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【#275】Opposition’s Win Throws Taiwan’s Presidential Hopefuls into Chaos

Koh Sekai / 2014.12.03 (Wed)

December 1, 2014

     In unified local elections on November 29, Taiwan's ruling Kuomintang Nationalist Party lost five of the six major mayoral posts to the opposition camp. The only Kuomintang winner was Chu Li-luan, or Eric Chu, for New Taipei City. The five cities lost to the opposition camp are Taipei, Taoyuan, Taichung, Tainan and Kaohsiung.

Kuomintang's crushing defeat in major cities
     In the Taiwanese capital of Taipei, the Kuomintang fielded Lien Sheng-wen, or Sean Lien, the eldest son of former Vice President Lien Chan rumored as the richest politician in Taiwan, against political amateur Ko Wen-je who resigned as medical doctor to run in the election and attracted attention by getting support from an alliance of opposition parties including the Democratic Progressive Party for the first time in Taiwan’s history. As a result, Ko won by a landslide by garnering more than 850,000 votes against 600,000 for Lien.
     In Taichung's mayoral election, incumbent Kuomintang Mayor Hu Chih-chiang, or Jason Hu, took advantage of his 13-year service as mayor and his former foreign minister post to compete with DPP candidate Lin Chia-lung, a strong politician who earlier worked as Government Information Office director-general and Legislative Yuan lawmaker. People focused attention on whether the DPP could expand into the northern half of Taiwan after controlling the two major southern cities of Kaohsiung and Tainan. Eventually, the incumbent suffered a crushing defeat to the DPP candidate, 630,000 votes to 840,000 votes, deviating from an earlier expected close race.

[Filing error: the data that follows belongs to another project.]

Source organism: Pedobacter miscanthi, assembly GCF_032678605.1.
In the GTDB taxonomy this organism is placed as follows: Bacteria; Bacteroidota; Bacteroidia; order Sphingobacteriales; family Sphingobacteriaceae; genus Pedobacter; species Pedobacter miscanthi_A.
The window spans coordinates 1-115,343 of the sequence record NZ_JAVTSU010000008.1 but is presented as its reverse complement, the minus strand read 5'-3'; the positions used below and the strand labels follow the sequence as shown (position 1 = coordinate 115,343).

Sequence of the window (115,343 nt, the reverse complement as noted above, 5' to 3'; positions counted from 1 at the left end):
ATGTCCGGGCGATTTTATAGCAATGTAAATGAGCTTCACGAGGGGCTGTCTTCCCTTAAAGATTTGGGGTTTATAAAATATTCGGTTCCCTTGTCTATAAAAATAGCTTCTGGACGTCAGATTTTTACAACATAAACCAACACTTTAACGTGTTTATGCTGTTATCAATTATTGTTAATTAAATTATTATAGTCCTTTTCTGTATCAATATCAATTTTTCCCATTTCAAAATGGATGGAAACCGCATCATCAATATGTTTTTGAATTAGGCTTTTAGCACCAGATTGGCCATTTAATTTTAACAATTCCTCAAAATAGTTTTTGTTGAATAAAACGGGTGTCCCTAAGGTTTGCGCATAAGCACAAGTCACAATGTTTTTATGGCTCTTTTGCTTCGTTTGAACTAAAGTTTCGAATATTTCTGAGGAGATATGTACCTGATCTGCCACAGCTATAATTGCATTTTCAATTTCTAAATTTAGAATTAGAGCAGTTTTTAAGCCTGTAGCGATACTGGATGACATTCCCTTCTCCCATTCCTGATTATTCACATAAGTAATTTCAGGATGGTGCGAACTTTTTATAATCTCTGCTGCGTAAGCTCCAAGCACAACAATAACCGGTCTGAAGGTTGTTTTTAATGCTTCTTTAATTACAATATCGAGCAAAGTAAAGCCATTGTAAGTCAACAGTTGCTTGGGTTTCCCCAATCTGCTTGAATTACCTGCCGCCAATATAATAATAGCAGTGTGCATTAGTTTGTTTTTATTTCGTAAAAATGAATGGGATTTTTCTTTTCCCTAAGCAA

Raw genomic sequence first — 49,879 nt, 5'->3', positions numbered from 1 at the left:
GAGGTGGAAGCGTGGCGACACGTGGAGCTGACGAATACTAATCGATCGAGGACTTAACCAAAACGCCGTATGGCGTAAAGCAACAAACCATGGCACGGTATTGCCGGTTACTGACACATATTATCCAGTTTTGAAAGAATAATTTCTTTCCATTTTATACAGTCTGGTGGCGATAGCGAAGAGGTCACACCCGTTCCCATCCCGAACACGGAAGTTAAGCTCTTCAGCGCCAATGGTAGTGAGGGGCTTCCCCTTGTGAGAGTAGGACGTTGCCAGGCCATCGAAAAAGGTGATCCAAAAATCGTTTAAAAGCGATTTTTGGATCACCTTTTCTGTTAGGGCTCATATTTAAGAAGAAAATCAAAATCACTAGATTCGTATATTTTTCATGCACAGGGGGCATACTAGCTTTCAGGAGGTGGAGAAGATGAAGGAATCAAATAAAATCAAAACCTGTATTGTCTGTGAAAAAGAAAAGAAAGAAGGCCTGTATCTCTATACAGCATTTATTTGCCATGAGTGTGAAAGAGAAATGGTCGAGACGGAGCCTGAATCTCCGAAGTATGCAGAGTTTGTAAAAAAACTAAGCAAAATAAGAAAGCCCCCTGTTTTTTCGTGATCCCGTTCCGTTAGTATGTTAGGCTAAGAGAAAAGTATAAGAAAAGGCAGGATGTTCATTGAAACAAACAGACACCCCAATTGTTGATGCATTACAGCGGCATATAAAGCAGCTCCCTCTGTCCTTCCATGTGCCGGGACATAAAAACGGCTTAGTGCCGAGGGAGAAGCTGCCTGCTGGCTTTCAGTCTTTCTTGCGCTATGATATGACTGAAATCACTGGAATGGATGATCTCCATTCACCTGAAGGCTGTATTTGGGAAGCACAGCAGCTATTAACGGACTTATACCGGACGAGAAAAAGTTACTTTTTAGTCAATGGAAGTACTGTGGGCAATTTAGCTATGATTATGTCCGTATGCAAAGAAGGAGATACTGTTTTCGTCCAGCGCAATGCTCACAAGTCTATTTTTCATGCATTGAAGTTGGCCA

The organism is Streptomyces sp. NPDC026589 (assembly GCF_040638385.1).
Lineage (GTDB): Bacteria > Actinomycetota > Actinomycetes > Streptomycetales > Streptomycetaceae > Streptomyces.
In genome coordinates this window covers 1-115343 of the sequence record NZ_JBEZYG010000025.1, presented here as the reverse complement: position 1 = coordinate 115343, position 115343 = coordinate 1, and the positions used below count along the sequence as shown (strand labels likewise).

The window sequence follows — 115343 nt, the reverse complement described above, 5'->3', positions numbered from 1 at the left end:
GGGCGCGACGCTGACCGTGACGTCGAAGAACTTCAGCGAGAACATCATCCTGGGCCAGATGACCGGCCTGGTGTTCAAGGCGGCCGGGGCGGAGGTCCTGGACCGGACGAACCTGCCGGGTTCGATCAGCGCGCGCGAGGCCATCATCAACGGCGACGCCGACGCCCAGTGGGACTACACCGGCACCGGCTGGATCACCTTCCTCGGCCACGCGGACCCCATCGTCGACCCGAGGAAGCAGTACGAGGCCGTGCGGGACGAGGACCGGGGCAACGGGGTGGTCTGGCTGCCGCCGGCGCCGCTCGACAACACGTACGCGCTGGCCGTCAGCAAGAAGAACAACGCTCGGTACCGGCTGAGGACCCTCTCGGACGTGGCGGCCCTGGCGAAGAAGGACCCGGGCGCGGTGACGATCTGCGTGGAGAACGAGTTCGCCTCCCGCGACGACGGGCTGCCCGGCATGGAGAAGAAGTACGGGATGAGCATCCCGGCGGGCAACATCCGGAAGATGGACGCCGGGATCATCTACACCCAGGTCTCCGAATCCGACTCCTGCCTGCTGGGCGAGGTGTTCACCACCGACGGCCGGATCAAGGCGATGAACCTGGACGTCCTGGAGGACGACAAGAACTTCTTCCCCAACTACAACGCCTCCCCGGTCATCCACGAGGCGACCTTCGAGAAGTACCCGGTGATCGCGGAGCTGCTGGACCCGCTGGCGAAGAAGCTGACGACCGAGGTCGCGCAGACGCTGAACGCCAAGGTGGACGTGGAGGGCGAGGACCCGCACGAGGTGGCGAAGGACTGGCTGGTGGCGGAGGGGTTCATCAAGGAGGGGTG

Incumbent DPP Mayor Chen Chu, or Kiku Chen, in Kaohsiung collected the highest number of votes at 990,000 while the same opposition party's incumbent Lai Ching-te in Tainan won the highest share of the votes at 72.9%. In Taoyuan, DPP candidate Cheng Wen-tsan defeated Kuomintang incumbent Wu Chih-yang by a narrow margin of some 20,000 votes. Wu is the son of former Kuomintang Chairman Wu Po-hsiung.
     Of Taiwan’s 22 municipalities and counties including the six major cities, the Kuomintang won only six against the pre-election number of 15, while the DPP obtained 13. The ruling Kuomintang's defeat came as young people in their 20s proactively cast votes in response to the Sunflower Student Movement in March, where students occupied the Legislative Yuan in opposition to the China-Taiwan services trade agreement.

DPP gains momentum toward presidential election
     The DPP has thus an advantageous position toward the 2016 presidential election. But its victory in five of the six major municipalities has increased the number of those eligible for presidential candidates, making it difficult for the party to select one candidate. On the part of the Kuomintang, Chu's narrow victory in New Taipei City and the defeat in the five other major cities made any specific presidential candidate unclear. On the night of the voting day, President Ma Ying-jeou, who doubles as Kuomintang chairman, told a press conference that Premier Jiang Yi-huah and Kuomintang Secretary-General Tseng Yung-chuan would resign. On the next day, Ma indicated his intention to quit the Kuomintang post.
     To survive in the international community as a nation, Taiwan must counter China that asserts, "China is one, and Taiwan is a part of China." It should team up with those exposed to Chinese threats. Japan is the friendliest and nearest country to Taiwan among them and important for Taiwan.
     Taiwan, while being required to develop direct relations with the United States, should consider relations with the United States through Japan. Taiwan should make effort to have the Japan-U.S. defense cooperation guidelines mention about Taiwan through their coming revision. The pro-China Kuomintang's setback will pave the way for Taiwan's approaching to Japan and the United States.

Koh Sekai is a former representative of Taipei Economic and Cultural Representative Office in Japan.